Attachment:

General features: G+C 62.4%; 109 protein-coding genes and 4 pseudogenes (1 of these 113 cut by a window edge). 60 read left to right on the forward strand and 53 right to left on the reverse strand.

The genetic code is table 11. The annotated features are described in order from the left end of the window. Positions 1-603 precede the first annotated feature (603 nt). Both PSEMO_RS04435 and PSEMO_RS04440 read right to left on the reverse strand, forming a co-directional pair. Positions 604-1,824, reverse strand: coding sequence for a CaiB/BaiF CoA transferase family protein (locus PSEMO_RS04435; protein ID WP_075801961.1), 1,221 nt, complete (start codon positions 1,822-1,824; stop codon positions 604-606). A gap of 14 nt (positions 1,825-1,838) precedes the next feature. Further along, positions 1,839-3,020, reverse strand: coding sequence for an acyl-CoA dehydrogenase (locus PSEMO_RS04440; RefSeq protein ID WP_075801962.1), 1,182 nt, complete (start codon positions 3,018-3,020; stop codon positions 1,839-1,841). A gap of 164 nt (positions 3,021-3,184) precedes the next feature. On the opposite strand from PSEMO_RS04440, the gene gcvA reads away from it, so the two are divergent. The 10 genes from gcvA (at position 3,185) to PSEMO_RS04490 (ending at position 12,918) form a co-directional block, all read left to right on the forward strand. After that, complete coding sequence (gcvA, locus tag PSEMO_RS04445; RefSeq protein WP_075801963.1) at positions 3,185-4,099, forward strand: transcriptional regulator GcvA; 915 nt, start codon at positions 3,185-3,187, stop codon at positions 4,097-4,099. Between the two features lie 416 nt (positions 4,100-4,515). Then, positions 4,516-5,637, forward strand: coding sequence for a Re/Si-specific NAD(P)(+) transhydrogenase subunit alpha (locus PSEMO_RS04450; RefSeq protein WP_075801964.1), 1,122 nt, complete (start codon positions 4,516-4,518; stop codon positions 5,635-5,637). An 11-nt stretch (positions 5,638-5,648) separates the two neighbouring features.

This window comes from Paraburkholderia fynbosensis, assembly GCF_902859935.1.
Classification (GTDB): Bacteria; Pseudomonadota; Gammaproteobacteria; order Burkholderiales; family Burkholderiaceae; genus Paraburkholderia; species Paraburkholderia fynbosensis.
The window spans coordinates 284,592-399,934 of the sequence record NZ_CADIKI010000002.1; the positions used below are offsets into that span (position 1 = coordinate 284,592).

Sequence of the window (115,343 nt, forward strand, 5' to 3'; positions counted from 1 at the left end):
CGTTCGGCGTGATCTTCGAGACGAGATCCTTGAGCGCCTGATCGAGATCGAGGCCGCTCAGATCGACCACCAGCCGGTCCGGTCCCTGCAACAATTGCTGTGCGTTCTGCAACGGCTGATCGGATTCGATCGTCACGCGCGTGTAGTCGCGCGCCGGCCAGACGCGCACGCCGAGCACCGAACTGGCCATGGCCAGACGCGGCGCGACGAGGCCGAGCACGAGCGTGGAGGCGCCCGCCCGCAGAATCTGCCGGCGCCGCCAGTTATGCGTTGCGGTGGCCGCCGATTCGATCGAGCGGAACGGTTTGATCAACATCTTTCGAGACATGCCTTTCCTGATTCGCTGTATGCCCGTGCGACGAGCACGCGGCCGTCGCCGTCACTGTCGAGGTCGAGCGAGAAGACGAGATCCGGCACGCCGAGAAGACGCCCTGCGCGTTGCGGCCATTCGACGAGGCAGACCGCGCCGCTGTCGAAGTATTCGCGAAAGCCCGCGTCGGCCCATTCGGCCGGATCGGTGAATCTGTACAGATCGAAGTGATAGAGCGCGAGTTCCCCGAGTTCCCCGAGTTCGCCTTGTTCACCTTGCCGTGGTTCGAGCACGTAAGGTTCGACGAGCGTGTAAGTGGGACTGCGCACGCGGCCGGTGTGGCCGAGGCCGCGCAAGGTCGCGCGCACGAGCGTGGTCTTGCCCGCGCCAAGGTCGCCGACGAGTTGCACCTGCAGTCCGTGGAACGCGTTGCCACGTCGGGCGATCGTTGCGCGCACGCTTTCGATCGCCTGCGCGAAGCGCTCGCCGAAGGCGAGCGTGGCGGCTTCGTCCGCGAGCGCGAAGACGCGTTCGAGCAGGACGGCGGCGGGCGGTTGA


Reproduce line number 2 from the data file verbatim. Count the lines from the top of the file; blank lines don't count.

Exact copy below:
The genetic code is table 11. The annotated features are described in order from the left end of the window. Positions 1-603 precede the first annotated feature (603 nt). Both PSEMO_RS04435 and PSEMO_RS04440 read right to left on the reverse strand, forming a co-directional pair. Positions 604-1,824, reverse strand: coding sequence for a CaiB/BaiF CoA transferase family protein (locus PSEMO_RS04435; protein ID WP_075801961.1), 1,221 nt, complete (start codon positions 1,822-1,824; stop codon positions 604-606). A gap of 14 nt (positions 1,825-1,838) precedes the next feature. Further along, positions 1,839-3,020, reverse strand: coding sequence for an acyl-CoA dehydrogenase (locus PSEMO_RS04440; RefSeq protein ID WP_075801962.1), 1,182 nt, complete (start codon positions 3,018-3,020; stop codon positions 1,839-1,841). A gap of 164 nt (positions 3,021-3,184) precedes the next feature. On the opposite strand from PSEMO_RS04440, the gene gcvA reads away from it, so the two are divergent. The 10 genes from gcvA (at position 3,185) to PSEMO_RS04490 (ending at position 12,918) form a co-directional block, all read left to right on the forward strand. After that, complete coding sequence (gcvA, locus tag PSEMO_RS04445; RefSeq protein WP_075801963.1) at positions 3,185-4,099, forward strand: transcriptional regulator GcvA; 915 nt, start codon at positions 3,185-3,187, stop codon at positions 4,097-4,099. Between the two features lie 416 nt (positions 4,100-4,515). Then, positions 4,516-5,637, forward strand: coding sequence for a Re/Si-specific NAD(P)(+) transhydrogenase subunit alpha (locus PSEMO_RS04450; RefSeq protein WP_075801964.1), 1,122 nt, complete (start codon positions 4,516-4,518; stop codon positions 5,635-5,637). An 11-nt stretch (positions 5,638-5,648) separates the two neighbouring features.